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The long wait for breakup

November 17, 2017


IMRAN Khan has joined a long list of experts who have all predicted a breakup of the PML-N. And since he is the likely beneficiary of any exodus from the ruling party, Mr Khan has backed up his assertion with an assurance that a large number of the PML-N members who are about to give up the Sharif patronage are actually in contact with the PTI.

The PML-N split had been imminent for a while now. The breakup was said to be in a matter of days, if not hours, as soon as the court put ‘disqualified prime minister’ before Mian Nawaz Sharif’s name. It is quite remarkable in the history of this country that a party which by all accounts is in the process of being hounded out still manages to retain its numerical presence in politics.

In the event those who had forecast a swift wounding up of the Nawaz Sharif party have been left placing their trust in whatever few and faint signs of a split there have been on the horizon. One recent occasion was provided by Mian Ata Maneka, the suave yet unpredictable PML-N member from Punjab.

Mr Maneka does have a reputation for leading forward blocs. As a PML-Q member of the provincial assembly, he was in the forefront of the move which gave Mian Shahbaz Sharif the required numbers to be able to form a government in Punjab in 2008. His forward group then was a huge help, considering that a PML-Q and PPP combine at the time could, theoretically at least, bid for establishing a government in the province.

One important factor that binds the PML-N for now is the uncertainty about when the general election will be held.

The recognition of the hand played by Mr Maneka as the most prominent member of that PML-Q forward bloc was somewhat subdued. Despite his high-profile presence in the past as a politician willing to talk before the press corps this new Shahbaz ally was not given the importance which many thought was his right.

The Shahbaz government, it appeared, was keen on projecting the alliance with this chunk from the PML-Q as routine business — which was understandable since it was in sync with the desired PML-N image of being a party that was not dependent on anyone else to rule over Punjab. Any extra pampering of the PML-Q rebels would have detracted from that impression.

Many of these rebels were drafted in as PML-N candidates in the general election of 2013, Mr Ata Maneka included. He won and was given a ministry, and the prominence that comes with it in a cabinet led by the ever visible and always in command Mian Shahbaz Sharif as chief minister. For some real effect, Mr Maneka had to wait for this moment recently, which saw him talking about the likelihood of PML-N members crossing over to another Muslim League faction — a faction by the name of PML-Q.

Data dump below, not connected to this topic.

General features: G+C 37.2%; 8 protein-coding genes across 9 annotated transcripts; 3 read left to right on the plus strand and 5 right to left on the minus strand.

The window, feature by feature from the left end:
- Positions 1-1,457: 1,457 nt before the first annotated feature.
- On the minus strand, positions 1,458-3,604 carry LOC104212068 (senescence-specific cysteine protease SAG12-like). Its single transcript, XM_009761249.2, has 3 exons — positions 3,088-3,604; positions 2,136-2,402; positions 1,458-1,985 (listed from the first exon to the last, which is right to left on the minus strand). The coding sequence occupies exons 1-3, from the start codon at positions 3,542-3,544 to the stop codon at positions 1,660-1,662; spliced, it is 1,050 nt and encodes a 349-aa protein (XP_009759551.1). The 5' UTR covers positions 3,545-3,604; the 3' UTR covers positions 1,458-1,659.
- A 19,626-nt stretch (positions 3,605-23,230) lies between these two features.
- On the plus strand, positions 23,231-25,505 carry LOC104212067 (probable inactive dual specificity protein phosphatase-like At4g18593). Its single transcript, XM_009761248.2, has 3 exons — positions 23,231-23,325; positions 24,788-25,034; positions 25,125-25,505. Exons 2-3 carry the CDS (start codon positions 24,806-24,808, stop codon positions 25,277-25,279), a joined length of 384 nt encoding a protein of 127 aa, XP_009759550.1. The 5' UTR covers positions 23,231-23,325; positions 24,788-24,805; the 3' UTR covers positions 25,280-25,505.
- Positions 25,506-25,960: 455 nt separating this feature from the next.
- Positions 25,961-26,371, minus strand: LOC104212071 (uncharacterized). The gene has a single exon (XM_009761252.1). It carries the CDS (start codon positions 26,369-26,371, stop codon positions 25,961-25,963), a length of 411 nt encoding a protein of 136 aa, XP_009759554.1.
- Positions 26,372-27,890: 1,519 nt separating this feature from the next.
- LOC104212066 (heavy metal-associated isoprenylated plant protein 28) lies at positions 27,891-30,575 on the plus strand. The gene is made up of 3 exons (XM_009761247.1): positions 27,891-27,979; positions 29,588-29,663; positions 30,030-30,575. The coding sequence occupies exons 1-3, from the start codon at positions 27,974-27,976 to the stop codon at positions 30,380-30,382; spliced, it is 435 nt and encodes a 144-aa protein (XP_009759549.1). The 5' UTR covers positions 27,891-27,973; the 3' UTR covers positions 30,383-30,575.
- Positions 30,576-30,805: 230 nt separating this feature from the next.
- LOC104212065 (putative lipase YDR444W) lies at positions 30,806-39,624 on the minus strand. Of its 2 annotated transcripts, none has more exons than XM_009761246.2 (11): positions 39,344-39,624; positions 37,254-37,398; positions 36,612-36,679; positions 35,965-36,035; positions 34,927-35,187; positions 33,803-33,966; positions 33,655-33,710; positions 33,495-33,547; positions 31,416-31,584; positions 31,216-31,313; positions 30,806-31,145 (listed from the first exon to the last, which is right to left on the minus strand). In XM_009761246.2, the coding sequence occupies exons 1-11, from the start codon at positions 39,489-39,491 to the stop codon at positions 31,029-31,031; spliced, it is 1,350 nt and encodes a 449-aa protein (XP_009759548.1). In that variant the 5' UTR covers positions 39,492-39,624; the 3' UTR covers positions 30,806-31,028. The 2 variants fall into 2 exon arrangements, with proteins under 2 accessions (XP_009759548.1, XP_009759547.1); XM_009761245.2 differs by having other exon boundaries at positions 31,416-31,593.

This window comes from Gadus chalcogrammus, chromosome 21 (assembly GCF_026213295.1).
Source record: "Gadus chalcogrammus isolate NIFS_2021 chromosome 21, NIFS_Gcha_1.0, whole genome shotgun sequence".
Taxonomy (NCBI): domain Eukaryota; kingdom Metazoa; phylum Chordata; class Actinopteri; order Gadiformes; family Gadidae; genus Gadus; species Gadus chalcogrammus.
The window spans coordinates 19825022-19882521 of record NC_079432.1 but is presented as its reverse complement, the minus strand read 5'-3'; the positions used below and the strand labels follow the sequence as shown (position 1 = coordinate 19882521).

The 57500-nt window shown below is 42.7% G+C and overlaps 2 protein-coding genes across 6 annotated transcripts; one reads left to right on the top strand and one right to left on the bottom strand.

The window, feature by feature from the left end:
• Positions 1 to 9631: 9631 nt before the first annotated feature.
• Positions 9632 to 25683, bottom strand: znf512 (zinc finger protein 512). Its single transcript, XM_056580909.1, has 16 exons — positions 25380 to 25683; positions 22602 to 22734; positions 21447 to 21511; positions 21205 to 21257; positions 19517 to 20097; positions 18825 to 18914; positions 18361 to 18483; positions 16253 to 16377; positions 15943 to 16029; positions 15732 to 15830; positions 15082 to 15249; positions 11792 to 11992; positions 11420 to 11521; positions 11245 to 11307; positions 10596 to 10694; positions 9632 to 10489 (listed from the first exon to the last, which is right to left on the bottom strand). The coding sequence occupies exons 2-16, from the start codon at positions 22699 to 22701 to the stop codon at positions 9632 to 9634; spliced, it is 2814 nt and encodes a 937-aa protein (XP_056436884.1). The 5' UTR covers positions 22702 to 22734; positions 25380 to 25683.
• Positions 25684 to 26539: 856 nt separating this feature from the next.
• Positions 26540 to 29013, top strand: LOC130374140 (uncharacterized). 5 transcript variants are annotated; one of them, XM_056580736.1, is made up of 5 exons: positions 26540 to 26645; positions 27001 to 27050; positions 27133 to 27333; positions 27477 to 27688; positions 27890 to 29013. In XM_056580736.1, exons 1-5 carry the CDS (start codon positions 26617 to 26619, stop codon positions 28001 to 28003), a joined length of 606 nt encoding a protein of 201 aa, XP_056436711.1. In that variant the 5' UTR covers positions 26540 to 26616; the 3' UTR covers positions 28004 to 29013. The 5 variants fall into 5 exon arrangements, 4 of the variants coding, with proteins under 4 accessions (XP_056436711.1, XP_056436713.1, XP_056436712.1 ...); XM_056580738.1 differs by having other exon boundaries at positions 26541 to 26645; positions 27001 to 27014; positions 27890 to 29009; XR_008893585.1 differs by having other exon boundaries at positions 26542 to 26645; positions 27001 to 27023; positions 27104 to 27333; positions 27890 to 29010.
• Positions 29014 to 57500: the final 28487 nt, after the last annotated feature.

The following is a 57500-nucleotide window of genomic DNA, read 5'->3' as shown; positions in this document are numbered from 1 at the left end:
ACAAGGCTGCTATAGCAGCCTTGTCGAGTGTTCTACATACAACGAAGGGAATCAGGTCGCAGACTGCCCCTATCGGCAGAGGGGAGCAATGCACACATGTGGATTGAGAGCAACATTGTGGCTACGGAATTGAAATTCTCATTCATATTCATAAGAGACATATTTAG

Going by usual old-day logic, the Maneka pragmatism was supposed to open the floodgates and an exodus from the PML-N again would be witnessed within days. And the absence of such a deluge has since spurred various explanations.

On top of them all is obviously the grand theory which celebrates the coming of age of democracy in Pakistan. A diehard PML-N politician would have you believe that the hands that once demolished a party to suit a situation have been weakened by a maturing of democratic institutions — political parties included. For this new achievement, felicitations are due to the PML-N which stands — and stands united against all other parties wishing and calling for its demise.

There are some other explanations, perhaps more practical for the pragmatically inclined cadres within the PML-N, which are keeping the party together in its time of trial. One very obvious reason could be the availability of Mr Shahbaz Sharif as a replacement for Mr Nawaz Sharif. In the eyes of many, politicians as well as lay observers, Mr Shahbaz is a man to bet on, so far as the politics of Punjab is concerned.

He has remained unchallenged by any party. It could well be another equation altogether if and when he is confronted by the accountability machinery in court, but for the moment, a large number of politicians would be willing to stand around him. They will be hoping for Mr Shahbaz eventually winning the approval as the substitute to lead the PML-N.

By contrast a passing of the leadership mantle to someone like Ms Maryam Nawaz — in the event of Mr Shahbaz not being available for some reason — will entail quite a lot of reconstruction. If and when she is pressed into leading the party, she might have to build the organisation afresh.

One important factor that binds the PML-N for now is the uncertainty about when the general election will be held. Once the members sense an election approaching fast there will be greater activity and there will be news of crossovers by the hour. At a time where the PML-N leadership is facing court cases, this will explain why the party is not very eager to come up with a definite schedule for the next election.

Why would the PML-N want to listen to advice for holding an early election when it could lead to a trend where a large number of politicians ditch it for more pragmatic choices? That too at a time when the party’s leader is faced with a court battle for his survival. There is considerable logic in the PML-N wanting to prolong its rule — even a mere impression of it. It cannot be expected to voluntarily give away powers that it has and powers that it desperately needs at this crucial hour. Mr Imran Khan may go on calling for the breakup of the party. The PML-N cadres still have a few intra-party options to get over.

The writer is Dawn’s resident editor in Lahore.

Published in Dawn, November 17th, 2017